Iranian newspaper reiterates derogatory remarks about French first lady

By Thomas Erdbrink
Washington Post Foreign Service
Tuesday, August 31, 2010; 1:18 PM

TEHRAN - An influential Iranian state-run newspaper on Tuesday reiterated and expanded on its earlier derogatory remarks about French first lady Carla Bruni-Sarkozy, spurring Iran's Foreign Ministry to warn news media to refrain from insulting foreign dignitaries.

The Kayhan daily first called Bruni-Sarkozy "a prostitute" on Saturday. The paper repeated that remark Tuesday and added that the first lady, a former model and pop star, "deserves to die" because of her "perverted lifestyle" and her public support for an Iranian woman who has been sentenced to death by stoning.

The comments angered the French Foreign Ministry, which called them "unacceptable." Ramin Mehmanparast, spokesman for the Iranian Foreign Ministry, responded by urging the national news media to use restraint and avoid "indecent words."

"The media can properly criticize the wrong and hostile policies of other countries by refraining from using insulting words. This is not correct," Mehmanparast said.

But the repeated allegations by the paper, which is headed by a representative of Supreme Leader Ayatollah Ali Khamenei, indicate that hard-liners have launched an offensive against the mounting international criticism over the Islamic republic's controversial capital punishments and family laws, Iranian activists say.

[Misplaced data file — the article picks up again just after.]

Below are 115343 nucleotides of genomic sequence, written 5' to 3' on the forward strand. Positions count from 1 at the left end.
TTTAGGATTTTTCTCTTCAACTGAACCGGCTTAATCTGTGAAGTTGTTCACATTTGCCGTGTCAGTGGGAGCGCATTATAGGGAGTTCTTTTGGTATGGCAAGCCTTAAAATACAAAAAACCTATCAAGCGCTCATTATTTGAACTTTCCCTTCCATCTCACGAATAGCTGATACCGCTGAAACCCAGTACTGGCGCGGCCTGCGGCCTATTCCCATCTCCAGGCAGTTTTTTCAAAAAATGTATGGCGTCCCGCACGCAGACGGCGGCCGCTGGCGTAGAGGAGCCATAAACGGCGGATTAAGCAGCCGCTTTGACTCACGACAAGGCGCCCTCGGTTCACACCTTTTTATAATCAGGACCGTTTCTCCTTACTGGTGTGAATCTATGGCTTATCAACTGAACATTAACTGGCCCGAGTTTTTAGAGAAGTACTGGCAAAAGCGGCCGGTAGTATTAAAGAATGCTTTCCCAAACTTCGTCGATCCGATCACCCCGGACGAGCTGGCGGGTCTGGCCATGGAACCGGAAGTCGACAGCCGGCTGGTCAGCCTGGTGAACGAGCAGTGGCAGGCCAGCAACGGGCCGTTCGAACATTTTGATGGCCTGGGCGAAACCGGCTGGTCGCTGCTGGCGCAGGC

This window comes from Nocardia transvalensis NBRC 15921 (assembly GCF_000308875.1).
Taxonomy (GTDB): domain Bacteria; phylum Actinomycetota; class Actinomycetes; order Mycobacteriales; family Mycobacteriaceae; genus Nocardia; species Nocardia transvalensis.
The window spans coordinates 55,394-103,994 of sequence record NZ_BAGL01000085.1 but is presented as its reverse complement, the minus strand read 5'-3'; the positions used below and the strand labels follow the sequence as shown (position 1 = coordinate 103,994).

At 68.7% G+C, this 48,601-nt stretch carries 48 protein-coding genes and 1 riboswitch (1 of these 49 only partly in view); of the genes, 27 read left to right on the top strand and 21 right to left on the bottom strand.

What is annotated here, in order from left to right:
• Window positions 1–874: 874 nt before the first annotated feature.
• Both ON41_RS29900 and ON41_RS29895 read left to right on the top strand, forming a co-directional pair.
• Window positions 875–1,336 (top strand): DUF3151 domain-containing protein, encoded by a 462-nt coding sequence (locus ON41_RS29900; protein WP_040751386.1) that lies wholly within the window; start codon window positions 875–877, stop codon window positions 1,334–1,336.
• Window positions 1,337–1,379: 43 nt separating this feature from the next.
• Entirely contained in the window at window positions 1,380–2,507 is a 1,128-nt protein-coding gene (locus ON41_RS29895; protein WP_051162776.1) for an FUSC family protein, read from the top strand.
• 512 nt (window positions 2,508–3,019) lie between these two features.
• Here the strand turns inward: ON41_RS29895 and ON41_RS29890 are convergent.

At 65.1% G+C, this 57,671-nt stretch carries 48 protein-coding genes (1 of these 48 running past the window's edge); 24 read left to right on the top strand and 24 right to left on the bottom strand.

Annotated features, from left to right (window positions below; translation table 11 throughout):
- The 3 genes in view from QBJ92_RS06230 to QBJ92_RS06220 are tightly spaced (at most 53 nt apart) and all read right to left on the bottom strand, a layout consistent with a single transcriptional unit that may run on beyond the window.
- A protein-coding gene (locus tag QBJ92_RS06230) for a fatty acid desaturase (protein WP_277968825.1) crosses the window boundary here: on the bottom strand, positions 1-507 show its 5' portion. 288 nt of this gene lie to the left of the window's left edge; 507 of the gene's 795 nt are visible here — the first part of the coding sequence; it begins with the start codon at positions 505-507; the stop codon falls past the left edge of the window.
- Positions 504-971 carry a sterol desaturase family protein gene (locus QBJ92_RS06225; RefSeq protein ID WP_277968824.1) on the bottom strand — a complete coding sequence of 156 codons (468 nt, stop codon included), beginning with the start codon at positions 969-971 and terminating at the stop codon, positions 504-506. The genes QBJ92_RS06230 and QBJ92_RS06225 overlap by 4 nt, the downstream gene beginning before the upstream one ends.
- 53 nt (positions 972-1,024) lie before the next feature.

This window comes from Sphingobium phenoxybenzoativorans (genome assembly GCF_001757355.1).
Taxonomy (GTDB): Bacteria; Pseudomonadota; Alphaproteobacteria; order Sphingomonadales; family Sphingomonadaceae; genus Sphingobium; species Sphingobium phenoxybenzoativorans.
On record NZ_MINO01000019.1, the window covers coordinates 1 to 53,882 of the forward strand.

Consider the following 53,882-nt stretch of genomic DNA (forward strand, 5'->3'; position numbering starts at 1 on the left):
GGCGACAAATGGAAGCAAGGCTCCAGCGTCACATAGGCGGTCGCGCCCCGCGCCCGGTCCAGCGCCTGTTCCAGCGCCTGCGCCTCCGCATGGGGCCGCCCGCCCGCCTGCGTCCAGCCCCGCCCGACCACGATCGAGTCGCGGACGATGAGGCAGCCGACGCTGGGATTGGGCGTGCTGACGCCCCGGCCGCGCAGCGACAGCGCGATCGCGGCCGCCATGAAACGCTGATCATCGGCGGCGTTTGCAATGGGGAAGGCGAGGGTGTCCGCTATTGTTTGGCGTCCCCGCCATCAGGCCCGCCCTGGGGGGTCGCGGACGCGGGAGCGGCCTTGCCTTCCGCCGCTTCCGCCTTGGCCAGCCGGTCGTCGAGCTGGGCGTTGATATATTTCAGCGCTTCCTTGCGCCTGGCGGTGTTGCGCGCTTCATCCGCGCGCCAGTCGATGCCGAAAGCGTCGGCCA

Bruni-Sarkozy is an international figure who married French President Nicolas Sarkozy in 2008 and has had relationships with people such as Mick Jagger, Kevin Costner and Eric Clapton. In 2007, she told a French magazine she became easily "bored with monogamy."

Bruni-Sarkozy published an open letter in support of Sakineh Mohammadi Ashtiani, an Iranian woman convicted of adultery and sentenced to be stoned to death. Ashtiani is awaiting execution, but according to a statement by the Iranian Embassy in London, she will be hanged instead of stoned.

"Spill your blood, deprive your children of their mother? Why? Because you have lived? Because you have loved? Because you are a woman? An Iranian? Every part of me refuses to accept this," Bruni-Sarkozy wrote in her letter to Ashtiani.

Key elements of the case against Ashtiani are in dispute. She originally pleaded guilty in May 2006 to having an illicit relationship with two men after the death of her husband and received 99 lashes as punishment. Four months later, when a separate court prosecuted one of the two men on charges of killing her husband, she was convicted of adultery and sentenced to death by stoning.

Iranian authorities subsequently said Ashtiani had committed murder. Earlier this month, she confessed on state-run television that she had been an accomplice in her husband's murder and had committed adultery with his cousin. But her attorney said she made the statements under duress after being tortured for two days, and she told London's Guardian newspaper through an intermediary that Iranian officials were lying about the murder charge.

"I was found guilty of adultery and was acquitted of murder," the paper quoted her as saying.

On Sunday, Iran's judiciary issued a statement condemning international interference in the case and asserting that in 2005 Ashtiani had conducted an extramarital affair and drugged and electrocuted her husband with her new lover.

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